Monday, August 5, 2013

Fancy SQL Monday: generate_series() and cross joins

So, here's the situation:  you want to create a report which shows totals of registrations by day and by category, and shows zeros for each day and category you don't have any registrations for.  Your first attempt looks like this:

SELECT date_trunc('day',registered_on) as registration_date,
      count(*) as no_registrations, 
      sum(fee) as total_earned
FROM registrations
WHERE registered_on BETWEEN '2013-07-01' and '2013-08-01'
GROUP BY date_trunc('day', registered_on), category
ORDER BY date_trunc('day', registered_on), category;

However, the results of this query have a problem: if there were no registrations in a particular category on a particular day, it doesn't display any results.  You want it to display a zero.  So, how do you do that?

Well, what you want is to multiply the set of days in the month with the set of categories, forming a matrix where every category/day is represented.  The SQL syntax to say "give me all of X multiplied by all of Y" is a CROSS JOIN.  Normally, you don't want to do a cross join because it could result in millions or billions of rows, which would eat all the memory on your server.  But this time, you want one.

To do a cross join, though, you need the set of all days.  This is easy if you have a calendar table, but if you don't ... generate_series() to the rescue!  generate_series() is a terrific utility which creates one row for each iteration of a set expressed by start, end, interval.  So, like so:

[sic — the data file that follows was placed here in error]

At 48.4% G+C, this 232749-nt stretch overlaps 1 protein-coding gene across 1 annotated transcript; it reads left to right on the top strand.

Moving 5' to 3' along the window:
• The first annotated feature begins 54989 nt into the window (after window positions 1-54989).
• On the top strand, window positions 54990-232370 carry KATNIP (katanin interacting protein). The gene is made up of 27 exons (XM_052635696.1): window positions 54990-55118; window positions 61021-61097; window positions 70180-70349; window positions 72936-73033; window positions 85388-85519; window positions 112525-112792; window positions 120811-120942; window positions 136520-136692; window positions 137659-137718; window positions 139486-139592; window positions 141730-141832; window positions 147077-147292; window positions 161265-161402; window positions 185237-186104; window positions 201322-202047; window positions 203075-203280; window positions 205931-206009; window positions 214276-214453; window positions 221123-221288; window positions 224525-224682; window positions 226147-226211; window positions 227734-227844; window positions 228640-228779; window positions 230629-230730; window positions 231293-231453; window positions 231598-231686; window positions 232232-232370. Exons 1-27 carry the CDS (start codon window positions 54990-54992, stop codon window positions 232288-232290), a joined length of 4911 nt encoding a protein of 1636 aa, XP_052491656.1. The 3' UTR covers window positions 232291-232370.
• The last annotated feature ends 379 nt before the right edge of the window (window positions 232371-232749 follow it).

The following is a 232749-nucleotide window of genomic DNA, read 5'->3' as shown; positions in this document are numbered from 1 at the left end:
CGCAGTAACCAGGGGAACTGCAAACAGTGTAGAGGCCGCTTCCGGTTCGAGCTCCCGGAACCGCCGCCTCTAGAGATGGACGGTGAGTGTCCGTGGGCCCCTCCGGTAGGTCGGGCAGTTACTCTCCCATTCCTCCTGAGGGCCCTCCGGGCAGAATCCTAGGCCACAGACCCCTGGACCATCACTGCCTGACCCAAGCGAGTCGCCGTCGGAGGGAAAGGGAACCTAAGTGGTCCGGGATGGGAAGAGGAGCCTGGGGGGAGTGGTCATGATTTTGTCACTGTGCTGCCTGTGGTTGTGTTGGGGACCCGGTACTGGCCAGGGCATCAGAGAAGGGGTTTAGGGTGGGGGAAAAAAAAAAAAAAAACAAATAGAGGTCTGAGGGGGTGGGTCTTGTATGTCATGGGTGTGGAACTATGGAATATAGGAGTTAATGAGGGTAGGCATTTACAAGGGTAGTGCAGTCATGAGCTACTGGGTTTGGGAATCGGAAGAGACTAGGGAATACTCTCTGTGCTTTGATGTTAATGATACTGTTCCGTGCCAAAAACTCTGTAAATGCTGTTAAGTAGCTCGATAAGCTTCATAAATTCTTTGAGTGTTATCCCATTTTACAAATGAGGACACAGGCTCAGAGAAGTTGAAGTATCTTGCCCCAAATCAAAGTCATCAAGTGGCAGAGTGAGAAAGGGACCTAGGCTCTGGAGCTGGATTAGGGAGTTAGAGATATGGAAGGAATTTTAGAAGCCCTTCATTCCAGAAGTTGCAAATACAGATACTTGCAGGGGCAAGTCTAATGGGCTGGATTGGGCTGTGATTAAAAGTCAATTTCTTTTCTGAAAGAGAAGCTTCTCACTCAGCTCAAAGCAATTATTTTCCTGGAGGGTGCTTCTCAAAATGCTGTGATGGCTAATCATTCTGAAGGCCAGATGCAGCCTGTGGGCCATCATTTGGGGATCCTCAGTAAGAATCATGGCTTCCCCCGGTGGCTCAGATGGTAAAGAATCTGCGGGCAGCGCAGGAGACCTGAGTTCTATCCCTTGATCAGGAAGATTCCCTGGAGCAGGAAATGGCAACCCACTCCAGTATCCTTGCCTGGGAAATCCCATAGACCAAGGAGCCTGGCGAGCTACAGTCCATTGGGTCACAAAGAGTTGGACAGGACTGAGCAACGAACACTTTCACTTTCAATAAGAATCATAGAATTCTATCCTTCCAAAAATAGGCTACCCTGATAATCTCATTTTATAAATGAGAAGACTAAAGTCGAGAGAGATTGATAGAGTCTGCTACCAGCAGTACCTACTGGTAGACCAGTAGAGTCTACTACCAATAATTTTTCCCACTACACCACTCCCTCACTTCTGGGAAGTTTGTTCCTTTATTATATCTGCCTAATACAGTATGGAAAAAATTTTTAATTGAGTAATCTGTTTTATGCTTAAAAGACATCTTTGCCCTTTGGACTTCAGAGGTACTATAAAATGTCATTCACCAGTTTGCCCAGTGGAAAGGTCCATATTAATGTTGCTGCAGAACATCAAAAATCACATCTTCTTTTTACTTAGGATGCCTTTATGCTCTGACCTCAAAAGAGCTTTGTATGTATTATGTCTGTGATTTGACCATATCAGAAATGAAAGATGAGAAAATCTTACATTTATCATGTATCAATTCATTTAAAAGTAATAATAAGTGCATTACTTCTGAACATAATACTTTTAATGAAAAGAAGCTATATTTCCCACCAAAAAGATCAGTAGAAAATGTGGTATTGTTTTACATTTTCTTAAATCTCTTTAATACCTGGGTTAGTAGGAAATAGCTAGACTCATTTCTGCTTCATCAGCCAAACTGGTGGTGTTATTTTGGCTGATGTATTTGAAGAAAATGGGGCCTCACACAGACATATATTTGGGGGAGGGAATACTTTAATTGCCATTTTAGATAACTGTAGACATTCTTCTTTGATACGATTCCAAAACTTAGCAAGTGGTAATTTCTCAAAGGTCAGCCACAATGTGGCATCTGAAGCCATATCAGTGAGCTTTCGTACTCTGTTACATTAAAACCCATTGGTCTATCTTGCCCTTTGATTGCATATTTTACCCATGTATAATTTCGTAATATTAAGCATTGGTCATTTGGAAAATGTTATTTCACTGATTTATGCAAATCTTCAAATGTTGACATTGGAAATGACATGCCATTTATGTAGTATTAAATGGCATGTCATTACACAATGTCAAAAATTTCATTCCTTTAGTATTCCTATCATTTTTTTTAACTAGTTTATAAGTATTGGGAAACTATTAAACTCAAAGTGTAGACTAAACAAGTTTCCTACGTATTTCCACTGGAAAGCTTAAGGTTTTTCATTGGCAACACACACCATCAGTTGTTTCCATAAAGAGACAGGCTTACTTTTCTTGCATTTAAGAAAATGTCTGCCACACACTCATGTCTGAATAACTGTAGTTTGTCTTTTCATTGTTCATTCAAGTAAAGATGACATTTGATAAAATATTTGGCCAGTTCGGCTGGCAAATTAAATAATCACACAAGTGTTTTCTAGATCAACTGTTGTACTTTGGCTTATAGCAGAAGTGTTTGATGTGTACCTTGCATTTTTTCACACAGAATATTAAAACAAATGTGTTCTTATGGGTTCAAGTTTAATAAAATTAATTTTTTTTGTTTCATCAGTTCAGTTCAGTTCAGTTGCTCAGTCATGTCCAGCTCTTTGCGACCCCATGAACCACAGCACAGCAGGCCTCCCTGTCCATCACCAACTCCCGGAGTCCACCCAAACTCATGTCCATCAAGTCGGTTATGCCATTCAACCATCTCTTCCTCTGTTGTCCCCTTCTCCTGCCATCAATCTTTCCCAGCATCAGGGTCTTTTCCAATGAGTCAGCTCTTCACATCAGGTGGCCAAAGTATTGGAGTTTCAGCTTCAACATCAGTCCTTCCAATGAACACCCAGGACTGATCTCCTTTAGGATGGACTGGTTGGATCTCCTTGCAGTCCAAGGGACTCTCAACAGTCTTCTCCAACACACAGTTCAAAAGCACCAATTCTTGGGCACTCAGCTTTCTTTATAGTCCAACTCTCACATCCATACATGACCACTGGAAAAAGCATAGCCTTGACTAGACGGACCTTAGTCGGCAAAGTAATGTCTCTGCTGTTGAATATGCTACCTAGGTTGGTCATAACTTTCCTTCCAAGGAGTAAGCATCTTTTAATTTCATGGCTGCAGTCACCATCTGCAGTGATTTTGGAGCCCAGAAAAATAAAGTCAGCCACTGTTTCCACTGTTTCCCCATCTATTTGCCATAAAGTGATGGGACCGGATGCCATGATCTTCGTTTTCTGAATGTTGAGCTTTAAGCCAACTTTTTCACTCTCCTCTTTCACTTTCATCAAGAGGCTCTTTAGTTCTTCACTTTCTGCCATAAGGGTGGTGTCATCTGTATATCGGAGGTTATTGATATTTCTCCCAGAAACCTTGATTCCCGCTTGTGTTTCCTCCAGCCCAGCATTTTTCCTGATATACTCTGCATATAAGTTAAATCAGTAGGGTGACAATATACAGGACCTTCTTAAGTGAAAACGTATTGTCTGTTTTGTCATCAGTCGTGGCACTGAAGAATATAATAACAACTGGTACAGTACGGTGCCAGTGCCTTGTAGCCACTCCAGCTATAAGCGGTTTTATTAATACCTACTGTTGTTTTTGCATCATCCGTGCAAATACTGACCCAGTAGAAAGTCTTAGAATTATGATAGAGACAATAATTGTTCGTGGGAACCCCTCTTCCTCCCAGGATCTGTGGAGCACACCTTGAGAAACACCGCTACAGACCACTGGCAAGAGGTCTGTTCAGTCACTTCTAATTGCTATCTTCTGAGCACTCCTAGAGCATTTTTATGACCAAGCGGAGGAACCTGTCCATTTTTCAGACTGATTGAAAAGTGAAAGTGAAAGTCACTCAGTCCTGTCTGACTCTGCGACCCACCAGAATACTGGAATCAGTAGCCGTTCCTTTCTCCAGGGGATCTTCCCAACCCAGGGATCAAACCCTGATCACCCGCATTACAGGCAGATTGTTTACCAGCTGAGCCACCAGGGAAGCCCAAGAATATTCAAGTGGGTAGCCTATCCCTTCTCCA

generate_series('2013-07-01','2013-08-01',interval '1 day')

Putting that together with the categories in a cross join, we get this:

SELECT category, reg_day
FROM categories
    CROSS JOIN generate_series('2013-07-01','2013-08-01',interval '1 day')
    AS gs(reg_day)

That give us our grid.  Now we're going to use a LEFT JOIN to attach it to the set of registrations, so that we get zeros for days without registrations.  The easiest way to do this is to wrap the above query in a WITH clause, otherwise known as a CTE.

WITH cat_days AS (
  SELECT category, reg_day
  FROM categories
      CROSS JOIN generate_series('2013-07-01','2013-08-01',interval '1 day')
      AS gs(reg_day)
SELECT cat_days.reg_day,
    count(registrations.registration_id) as registrations,
    coalesce(sum(fee),0.0) as total_earned
FROM cat_days 
   LEFT JOIN registrations ON
     cat_days.category = registrations.category
     AND cat_days.reg_day <= registrations.registered_on
     AND ( cat_days.reg_day + interval '1 day') >
GROUP BY reg_day, cat_days.category
ORDER BY reg_day, cat_days.category;

So: CROSS JOINs, WITH clauses, and LEFT JOINs can actually be useful.  Enjoy!



  1. I made use of this very technique a week or two ago. It's always nice to get validation.

  2. Nice post,
    But can you give sample of your tables ?
    I have some problem make me Headache